Mother Courage and Her Children

Mother Courage and Her Children Brecht's Intention

Mother Courage and Her Children, Brecht wrote, should teach the audience the lesson Courage herself fails to learn at the end of the play. In Brecht's own words:

What is a performance of Mother Courage and Her Children primarily intended to show?

That in wartime the big profits are not made by little people. That war, which is a continuation of business by other means, makes human virtues fatal even to their possessors. That no sacrifice is too great for the struggle against war.

Wartime involves a capitalist structure in this play. The lower classes, the peasants, the soldiers, and the traders, however, have no real way of gaining from it. If they enter willingly, like Courage, into its market, they risk its dangers. If they refuse to enter its system, they might starve--and brutal military men might take their goods whether or not they are participating.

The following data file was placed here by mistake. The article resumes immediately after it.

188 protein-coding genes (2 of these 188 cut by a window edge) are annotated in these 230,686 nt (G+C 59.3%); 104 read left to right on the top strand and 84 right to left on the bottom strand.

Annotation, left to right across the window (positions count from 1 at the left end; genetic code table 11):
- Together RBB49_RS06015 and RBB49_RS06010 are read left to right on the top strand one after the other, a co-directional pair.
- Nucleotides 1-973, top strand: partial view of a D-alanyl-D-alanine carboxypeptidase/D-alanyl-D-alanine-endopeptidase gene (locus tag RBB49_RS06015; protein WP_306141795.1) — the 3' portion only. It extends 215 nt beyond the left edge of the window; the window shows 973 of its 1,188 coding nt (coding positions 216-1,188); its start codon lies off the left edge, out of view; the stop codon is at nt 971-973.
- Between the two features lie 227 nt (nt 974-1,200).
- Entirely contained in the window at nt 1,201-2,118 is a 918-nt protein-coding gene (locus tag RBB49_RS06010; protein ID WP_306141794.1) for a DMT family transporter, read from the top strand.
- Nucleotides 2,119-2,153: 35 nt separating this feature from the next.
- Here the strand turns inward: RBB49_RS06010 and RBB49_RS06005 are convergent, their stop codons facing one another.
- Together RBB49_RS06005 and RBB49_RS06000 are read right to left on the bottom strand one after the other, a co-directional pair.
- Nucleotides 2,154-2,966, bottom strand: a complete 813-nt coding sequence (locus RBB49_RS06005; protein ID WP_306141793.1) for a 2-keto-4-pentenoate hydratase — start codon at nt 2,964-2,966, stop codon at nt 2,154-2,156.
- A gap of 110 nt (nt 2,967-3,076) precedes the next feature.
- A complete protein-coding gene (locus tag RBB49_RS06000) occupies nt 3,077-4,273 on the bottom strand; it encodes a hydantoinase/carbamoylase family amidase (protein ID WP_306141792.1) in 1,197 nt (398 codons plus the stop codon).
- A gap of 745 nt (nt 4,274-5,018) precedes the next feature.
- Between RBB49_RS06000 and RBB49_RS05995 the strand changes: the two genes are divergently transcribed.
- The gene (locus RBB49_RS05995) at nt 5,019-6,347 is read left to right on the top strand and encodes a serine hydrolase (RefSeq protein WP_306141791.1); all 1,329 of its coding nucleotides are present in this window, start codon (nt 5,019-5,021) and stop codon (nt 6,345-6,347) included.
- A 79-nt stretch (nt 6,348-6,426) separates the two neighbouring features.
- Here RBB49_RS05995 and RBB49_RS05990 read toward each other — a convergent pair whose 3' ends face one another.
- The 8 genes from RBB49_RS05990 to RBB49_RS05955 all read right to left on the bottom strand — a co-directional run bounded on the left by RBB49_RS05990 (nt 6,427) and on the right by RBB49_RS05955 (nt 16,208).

Courage chooses to continue her involvement with the war. In Scene 7, she remains in its business dealings with gusto. Yet, if Courage were to opt out, would there be any way of her feeding her children? What Brecht presents as a lack of learning might, in the context of the Thirty Years' War, be a paradox. Nevertheless, Courage has become thoroughly a merchant, and she represents the capitalism of the war more than any common mother. She seems to have made profit her highest value--not the good things of life that money should be able to buy.

Criticism is divided about whether or not the play achieves its author's intentions, on the page or in performance. This disagreement often depends on the critical thinking that occurs in relation to the play--and in this respect, the author's broad intentions are achieved anyway.